Oral Settlement Agreements Reached In Mediation Are Valid And Enforceable

An appellate court in New Jersey recently enforced an oral settlement agreement reached during non-binding, confidential mediation even though the agreement was not reduced to writing immediately. Willingboro Mall Ltd. v. 240/242 Franklin Avenue Associates LLC

In this case, the plaintiff and defendants were commercial real estate entities and persons involved in management of the entities. Plaintiff filed a foreclosure complaint based on the alleged default by defendants. In their answer, defendants asserted the alleged default had not occurred and, therefore, plaintiff was not entitled to foreclosure.

The parties were referred to mediation by the trial judge. After several hours in the mediation, the parties agreed to a settlement. Soon thereafter, counsel for defendants wrote a letter to the trial judge informing him that the parties had settled the lawsuit and summarizing the terms of the settlement. Unfortunately, plaintiff refused to consummate the settlement, claiming that a final, binding settlement agreement had not been reached at the mediation. Defendants then filed a motion to enforce the mediated settlement agreement, and supported the motion with a certification of their attorney and the mediator. A plenary hearing on the motion was conducted over four days. Five witnesses testified at the hearing, including the mediator and plaintiff’s attorney. At the conclusion of the hearing, the trial judge issued a written opinion in which he found that “the parties did in fact arrive at a settlement of the underlying case and that their settlement is binding upon them.” The judge denied defendant’s application for counsel fees.

Plaintiff appealed. Plaintiff argued that New Jersey Court Rule 1:40-4(i) prevents enforcement of any oral settlement because the terms of the settlement were not reduced to writing at the mediation session, a copy of the writing was not provided to each party, and the parties did not affix their signatures to the writing at the mediation session. R. 1:40-4(i) provides as follows:

If the mediation results in the parties’ total or partial agreement, it shall be reduced to writing and a copy thereof furnished to each party. The agreement need not be filed with the court, but if formal proceedings have been stayed pending mediation, the mediator shall report to the court whether agreement has been reached. If an agreement is not reached, the matter shall be referred back to court for formal disposition.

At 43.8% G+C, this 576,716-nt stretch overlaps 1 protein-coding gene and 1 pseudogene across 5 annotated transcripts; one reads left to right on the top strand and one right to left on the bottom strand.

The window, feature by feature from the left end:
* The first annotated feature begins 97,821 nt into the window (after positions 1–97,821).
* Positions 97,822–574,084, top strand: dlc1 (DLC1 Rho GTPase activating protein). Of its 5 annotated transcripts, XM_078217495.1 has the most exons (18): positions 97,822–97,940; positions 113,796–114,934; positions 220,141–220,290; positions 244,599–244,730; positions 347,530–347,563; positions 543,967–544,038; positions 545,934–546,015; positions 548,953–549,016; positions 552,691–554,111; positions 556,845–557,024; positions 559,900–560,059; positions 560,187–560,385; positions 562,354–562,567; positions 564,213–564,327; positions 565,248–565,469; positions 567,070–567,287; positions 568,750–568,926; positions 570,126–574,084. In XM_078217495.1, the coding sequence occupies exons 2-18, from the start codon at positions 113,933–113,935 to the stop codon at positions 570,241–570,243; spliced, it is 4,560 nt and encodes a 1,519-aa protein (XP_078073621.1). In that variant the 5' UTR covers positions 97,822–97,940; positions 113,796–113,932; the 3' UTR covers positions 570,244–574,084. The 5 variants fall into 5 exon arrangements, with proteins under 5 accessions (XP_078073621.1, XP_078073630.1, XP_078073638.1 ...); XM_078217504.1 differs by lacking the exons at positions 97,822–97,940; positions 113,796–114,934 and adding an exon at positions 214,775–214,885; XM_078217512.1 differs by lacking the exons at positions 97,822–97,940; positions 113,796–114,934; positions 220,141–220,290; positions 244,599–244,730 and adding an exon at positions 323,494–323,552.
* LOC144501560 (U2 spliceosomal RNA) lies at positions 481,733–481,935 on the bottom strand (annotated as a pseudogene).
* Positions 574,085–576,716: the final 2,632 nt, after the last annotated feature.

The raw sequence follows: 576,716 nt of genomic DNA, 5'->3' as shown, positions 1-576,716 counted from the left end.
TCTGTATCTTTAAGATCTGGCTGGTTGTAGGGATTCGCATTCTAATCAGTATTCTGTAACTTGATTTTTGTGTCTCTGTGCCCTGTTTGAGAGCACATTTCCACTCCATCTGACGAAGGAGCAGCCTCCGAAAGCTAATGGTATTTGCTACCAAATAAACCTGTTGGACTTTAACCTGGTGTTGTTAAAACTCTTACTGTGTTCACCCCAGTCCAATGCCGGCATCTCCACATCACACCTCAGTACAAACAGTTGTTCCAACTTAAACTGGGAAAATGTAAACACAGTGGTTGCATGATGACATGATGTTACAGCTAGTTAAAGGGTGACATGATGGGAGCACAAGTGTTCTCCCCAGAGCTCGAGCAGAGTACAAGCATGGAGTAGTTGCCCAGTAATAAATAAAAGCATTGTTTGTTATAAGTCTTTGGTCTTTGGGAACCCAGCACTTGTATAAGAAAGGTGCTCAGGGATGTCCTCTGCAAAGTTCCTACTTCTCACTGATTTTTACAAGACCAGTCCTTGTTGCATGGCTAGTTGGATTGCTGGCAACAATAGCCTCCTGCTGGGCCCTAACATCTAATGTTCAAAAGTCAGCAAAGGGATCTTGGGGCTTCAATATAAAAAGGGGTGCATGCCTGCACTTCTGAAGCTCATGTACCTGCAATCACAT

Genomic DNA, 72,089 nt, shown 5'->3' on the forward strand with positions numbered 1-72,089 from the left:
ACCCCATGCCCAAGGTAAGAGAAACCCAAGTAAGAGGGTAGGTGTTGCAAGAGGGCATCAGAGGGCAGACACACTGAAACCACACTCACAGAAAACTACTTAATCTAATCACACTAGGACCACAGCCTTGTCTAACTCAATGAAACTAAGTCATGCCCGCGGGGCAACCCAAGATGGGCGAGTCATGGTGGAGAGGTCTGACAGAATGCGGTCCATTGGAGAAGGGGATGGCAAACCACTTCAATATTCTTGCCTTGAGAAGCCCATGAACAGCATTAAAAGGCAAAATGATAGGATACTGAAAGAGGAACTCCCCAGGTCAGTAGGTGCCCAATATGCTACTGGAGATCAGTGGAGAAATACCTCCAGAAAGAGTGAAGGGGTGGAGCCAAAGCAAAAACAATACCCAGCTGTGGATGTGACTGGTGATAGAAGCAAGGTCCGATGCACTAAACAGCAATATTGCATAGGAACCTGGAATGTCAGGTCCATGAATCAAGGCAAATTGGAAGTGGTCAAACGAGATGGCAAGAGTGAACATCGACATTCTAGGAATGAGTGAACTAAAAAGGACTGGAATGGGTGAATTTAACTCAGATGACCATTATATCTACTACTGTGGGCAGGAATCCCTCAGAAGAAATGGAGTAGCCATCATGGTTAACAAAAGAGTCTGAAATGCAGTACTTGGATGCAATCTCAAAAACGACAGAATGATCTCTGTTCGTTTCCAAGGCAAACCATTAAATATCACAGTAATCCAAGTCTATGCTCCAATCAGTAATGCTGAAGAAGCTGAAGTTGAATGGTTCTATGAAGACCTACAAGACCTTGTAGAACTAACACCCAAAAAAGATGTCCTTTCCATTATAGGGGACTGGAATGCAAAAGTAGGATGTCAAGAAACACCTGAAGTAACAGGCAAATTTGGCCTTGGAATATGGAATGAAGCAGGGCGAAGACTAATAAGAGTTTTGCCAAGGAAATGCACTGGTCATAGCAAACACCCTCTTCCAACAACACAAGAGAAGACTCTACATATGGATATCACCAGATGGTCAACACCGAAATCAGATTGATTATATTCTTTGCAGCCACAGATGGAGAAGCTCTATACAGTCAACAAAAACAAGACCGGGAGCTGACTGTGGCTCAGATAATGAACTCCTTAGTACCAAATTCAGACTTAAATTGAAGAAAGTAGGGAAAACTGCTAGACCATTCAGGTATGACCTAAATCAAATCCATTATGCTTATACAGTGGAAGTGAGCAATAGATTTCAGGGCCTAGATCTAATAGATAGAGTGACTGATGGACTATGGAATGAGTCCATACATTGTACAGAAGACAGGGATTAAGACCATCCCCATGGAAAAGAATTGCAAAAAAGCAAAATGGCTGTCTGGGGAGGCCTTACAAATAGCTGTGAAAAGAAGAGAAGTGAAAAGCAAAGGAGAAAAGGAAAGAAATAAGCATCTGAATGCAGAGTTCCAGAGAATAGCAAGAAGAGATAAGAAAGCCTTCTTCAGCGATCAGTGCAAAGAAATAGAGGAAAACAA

In addition, plaintiff argued that enforcement of a settlement reached at a mediation session is contrary to the non-binding nature of the process. In response, defendants argued that there are no impediments to enforcement of the settlement and that the court should have found defendants were entitled to counsel fees.

The Superior Court of New Jersey, Appellate Division, affirmed, finding the oral settlement agreement enforceable and binding on the parties. The appeals court held that

[T]he language of the rule does not prohibit the mediator or one of the parties to reduce the terms of the agreement to writing shortly after conclusion of the mediation session as occurred in this case. We reject the gloss advanced by plaintiff that would require contemporaneous reduction of the terms to writing and obtaining signatures on the document at the mediation.  … To be sure, preparation of a writing memorializing the agreement at the mediation session may be the preferable and advisable course. We must recognize, however, that some disputes may be complicated and the writing to memorialize the agreement may require some time to produce.

The appeals court also found that both parties waived the confidentiality afforded to mediation by disclosing the terms of the settlement. In that regard, the court found that the defendant had breached confidentiality first by submitting a certification from the mediator in support of the motion to enforce the settlement agreement. In addition, the mediator also testified at a pre-trial deposition and at trial. The court also denied defendants claim for an award of counsel fees.

The case is annexed here – Willingboro Mall Ltd. v. 240/242 Franklin Avenue Associates LLC